If you’ve ever created a hashtag for your brand, you understand the struggle summed up in this Onion headline: “2-Hour Meeting Spent Thinking Up Hashtag Absolutely Nobody On Planet Earth Will Ever Use.”
The article may be hilarious, but losing hours to a hashtag – only to have it disappear into the social media mist – isn’t.
To relieve some of your #Hashtag Stress, I spoke with Ryan Hansen (@), manager of social media at PR Newswire. He provided his hashtag insight amidst his daily schedule of promoting blog posts, press releases, events and additional content across PR Newswire’s social media accounts.
They Are #Relevant In The Right Places
One might be tempted to push aside hashtags and concentrate on other marketing strategies. Ryan advises against that, citing how hashtags are the “filing system” for what is often the chaos of social media. They make topics that are complex or broad-reaching easier to search for and sort through.
“From trending topics to ongoing industry conversations, hashtags can say a lot in a little package,” Ryan says.
And the best platforms for hashtags? “Twitter and Instagram mostly,” he confirms, adding that LinkedIn isn’t the place for them. And although Facebook will accept hashtags, “I don’t believe they enhance your posts that much. I find it much more effective to tag people, places or pages instead.”
Start #TheConversation On The Right Foot
No one wants to talk with someone who pushes or over-promotes their viewpoint. Similarly, you don’t want hashtags to present your brand’s message in an aggressive way.
Each platform has its own best practices and social customs. For Twitter it is best to keep to only one or two hashtags per Tweet, due to the 140 character limit.
Instagram doesn’t have the same limit – especially with many users adding hashtags in their posts’ comments – but it is important to rein in how many you use.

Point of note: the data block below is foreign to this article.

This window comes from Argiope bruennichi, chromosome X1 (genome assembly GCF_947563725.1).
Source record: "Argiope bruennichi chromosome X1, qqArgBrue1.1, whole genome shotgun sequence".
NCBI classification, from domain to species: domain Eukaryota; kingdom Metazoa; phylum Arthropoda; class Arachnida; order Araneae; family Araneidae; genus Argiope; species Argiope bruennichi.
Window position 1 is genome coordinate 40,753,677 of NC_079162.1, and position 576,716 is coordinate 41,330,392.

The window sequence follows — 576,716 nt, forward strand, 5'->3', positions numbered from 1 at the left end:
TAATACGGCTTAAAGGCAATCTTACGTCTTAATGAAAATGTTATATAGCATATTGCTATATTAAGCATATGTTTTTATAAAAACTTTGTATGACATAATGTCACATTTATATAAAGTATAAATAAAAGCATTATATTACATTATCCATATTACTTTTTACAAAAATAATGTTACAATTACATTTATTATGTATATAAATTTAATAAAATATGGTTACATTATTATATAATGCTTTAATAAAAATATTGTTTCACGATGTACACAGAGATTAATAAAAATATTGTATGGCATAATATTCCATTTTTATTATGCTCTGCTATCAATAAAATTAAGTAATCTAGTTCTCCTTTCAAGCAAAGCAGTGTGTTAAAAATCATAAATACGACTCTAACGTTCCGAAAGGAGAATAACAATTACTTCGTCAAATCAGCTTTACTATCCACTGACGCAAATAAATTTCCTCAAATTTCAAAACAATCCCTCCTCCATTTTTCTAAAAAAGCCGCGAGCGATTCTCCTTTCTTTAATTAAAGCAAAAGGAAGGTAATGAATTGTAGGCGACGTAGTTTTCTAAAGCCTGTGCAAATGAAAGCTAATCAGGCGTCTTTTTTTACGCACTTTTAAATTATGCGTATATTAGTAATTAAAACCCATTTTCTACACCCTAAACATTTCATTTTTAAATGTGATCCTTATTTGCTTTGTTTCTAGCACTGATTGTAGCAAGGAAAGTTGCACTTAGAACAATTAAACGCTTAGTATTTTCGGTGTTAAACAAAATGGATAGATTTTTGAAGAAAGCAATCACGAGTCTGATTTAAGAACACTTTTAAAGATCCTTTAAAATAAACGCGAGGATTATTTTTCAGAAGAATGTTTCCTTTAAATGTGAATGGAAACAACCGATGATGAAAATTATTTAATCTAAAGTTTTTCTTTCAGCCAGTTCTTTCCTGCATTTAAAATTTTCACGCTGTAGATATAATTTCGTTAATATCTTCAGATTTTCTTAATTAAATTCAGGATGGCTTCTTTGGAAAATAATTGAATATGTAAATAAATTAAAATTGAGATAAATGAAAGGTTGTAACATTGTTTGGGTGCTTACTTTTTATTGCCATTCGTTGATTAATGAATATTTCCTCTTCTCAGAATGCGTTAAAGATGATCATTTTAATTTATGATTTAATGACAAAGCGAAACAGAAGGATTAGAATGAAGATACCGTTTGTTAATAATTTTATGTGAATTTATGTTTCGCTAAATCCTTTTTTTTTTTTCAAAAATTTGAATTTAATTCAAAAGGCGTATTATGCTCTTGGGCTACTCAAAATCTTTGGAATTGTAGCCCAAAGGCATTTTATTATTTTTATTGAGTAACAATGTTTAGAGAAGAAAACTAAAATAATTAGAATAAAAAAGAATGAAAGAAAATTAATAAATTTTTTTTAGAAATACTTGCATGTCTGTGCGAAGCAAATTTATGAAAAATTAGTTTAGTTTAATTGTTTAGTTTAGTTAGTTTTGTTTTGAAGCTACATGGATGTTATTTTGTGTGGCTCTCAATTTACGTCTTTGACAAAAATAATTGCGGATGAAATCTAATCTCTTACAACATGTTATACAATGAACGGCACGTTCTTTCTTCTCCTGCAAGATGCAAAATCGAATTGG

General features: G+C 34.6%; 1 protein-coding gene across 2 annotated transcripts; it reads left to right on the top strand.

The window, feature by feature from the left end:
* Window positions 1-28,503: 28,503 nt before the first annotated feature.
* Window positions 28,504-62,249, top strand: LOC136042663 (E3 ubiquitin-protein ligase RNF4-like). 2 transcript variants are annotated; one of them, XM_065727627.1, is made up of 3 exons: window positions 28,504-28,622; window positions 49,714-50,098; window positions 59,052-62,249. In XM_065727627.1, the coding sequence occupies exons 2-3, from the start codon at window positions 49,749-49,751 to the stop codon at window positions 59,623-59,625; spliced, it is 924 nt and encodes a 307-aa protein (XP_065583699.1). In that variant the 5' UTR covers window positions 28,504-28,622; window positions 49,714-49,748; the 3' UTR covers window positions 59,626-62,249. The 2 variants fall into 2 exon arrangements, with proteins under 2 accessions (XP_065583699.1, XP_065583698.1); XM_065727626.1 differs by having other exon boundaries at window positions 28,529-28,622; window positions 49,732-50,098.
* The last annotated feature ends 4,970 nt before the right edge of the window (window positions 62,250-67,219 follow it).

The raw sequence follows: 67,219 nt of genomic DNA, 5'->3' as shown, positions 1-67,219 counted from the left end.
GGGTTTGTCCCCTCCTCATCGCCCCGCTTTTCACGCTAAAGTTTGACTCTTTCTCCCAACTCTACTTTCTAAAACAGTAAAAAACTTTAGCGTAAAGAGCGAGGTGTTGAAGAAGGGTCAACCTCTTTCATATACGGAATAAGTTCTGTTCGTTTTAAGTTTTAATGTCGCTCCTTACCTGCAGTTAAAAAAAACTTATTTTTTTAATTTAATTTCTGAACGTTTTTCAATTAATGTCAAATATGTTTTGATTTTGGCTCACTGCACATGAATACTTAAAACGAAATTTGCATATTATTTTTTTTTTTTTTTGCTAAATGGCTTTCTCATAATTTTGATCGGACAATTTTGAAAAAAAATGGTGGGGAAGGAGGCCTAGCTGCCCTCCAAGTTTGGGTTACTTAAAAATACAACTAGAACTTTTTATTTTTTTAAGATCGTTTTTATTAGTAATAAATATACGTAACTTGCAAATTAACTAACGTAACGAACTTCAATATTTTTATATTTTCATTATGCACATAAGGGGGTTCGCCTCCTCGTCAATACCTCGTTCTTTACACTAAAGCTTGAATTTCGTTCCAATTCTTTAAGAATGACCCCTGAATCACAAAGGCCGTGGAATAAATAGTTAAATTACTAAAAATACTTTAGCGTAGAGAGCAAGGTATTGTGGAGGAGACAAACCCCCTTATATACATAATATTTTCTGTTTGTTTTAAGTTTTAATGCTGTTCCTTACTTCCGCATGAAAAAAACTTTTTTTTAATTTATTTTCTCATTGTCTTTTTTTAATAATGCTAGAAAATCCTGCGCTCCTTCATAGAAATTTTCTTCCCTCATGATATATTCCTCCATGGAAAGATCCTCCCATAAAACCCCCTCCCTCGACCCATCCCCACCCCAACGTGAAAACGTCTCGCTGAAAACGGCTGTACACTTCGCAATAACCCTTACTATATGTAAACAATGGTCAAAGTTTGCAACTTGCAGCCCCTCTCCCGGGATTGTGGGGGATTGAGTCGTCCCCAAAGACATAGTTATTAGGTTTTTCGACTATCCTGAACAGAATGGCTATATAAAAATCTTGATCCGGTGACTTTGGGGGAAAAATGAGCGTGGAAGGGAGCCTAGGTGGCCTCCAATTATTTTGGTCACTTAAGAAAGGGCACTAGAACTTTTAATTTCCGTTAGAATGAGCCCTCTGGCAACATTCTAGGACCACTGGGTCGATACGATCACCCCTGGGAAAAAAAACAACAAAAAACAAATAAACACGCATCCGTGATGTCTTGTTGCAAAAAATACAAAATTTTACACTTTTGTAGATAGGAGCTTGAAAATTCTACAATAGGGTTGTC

“You can add up to thirty, but it is not recommended. Do your research and add six to ten really powerful ones,” Ryan recommends.
There’s something else to keep in mind with Instagram: the size of your existing audience. “The more followers you have, the less hashtags you will need.”
In that case, target your hashtags towards the audiences you are most interested in attracting. This reduction does have a limit, though. As Ryan points out, “We aren’t all Kim K who really doesn’t use them at all and still gets 500k likes regularly.”
What if you’ve decided to join a conversation by using a hashtag that’s already out there? That’s great, says Ryan.
“When there is a trending topic relative to what we share on social, we will absolutely jump into the conversation.”
But be wise about which conversations you join. Make sure you understand the hashtag’s origin and current use. If the hashtag involves slang, consider how it could be misinterpreted by your audience.
Ten minutes of research today can save hours of PR clean-up tomorrow.